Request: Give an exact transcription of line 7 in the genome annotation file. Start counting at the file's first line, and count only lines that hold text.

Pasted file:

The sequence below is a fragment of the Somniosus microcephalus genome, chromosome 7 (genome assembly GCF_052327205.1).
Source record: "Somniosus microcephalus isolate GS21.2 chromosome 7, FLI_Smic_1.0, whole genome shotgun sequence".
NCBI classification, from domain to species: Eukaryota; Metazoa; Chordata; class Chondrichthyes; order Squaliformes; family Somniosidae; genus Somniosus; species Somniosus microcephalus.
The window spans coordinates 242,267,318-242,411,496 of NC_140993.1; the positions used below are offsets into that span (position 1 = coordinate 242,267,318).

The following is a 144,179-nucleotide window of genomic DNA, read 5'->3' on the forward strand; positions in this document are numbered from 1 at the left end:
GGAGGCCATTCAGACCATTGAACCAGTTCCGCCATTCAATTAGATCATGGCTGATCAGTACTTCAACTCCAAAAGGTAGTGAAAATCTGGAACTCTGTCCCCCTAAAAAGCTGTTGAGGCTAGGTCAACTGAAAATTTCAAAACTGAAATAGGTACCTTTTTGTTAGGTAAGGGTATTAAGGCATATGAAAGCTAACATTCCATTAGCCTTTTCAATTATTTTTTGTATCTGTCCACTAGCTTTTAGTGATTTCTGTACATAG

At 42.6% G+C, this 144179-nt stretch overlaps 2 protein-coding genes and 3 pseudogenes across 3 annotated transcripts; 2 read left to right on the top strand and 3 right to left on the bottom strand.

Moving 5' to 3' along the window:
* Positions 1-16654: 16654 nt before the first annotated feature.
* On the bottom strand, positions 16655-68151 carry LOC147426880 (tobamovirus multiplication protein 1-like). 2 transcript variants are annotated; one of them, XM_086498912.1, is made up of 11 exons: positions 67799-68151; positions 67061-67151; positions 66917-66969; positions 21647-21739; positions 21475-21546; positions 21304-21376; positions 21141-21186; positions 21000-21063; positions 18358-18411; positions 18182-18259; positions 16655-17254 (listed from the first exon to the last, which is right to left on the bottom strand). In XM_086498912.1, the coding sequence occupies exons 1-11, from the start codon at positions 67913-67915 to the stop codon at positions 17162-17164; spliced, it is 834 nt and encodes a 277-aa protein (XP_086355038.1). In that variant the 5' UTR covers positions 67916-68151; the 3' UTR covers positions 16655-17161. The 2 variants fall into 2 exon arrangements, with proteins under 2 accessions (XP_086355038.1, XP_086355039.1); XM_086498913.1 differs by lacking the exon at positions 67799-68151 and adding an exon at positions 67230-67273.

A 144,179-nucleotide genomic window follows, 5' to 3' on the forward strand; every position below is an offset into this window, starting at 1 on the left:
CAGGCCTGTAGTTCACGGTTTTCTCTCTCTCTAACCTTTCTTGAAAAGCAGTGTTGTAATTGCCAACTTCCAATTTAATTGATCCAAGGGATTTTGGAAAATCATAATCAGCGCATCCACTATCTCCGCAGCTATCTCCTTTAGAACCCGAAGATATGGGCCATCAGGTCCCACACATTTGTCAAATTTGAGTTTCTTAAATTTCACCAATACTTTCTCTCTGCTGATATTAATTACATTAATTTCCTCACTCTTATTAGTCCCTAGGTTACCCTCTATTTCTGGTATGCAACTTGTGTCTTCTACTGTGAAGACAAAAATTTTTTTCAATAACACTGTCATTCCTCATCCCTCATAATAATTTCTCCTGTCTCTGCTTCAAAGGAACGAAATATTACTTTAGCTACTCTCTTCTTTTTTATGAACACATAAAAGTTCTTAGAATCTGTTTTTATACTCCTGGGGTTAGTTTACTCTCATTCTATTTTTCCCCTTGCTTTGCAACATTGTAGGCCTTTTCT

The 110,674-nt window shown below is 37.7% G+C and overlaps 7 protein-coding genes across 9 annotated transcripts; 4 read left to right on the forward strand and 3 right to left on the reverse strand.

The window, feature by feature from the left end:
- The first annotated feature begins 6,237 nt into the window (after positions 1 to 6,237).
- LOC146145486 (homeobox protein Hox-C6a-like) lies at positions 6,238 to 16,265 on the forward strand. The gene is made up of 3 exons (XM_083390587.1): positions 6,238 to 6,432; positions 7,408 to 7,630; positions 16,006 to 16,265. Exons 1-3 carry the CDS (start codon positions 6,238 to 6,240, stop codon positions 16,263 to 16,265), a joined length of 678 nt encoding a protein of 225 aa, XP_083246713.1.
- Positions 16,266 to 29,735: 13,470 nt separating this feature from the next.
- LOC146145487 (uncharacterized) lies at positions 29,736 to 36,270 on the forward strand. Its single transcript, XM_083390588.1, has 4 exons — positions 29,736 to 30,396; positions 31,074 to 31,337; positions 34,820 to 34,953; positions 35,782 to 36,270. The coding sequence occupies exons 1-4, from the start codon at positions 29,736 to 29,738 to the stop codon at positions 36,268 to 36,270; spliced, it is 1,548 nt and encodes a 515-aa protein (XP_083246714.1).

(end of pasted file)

At 42.6% G+C, this 144179-nt stretch overlaps 2 protein-coding genes and 3 pseudogenes across 3 annotated transcripts; 2 read left to right on the top strand and 3 right to left on the bottom strand.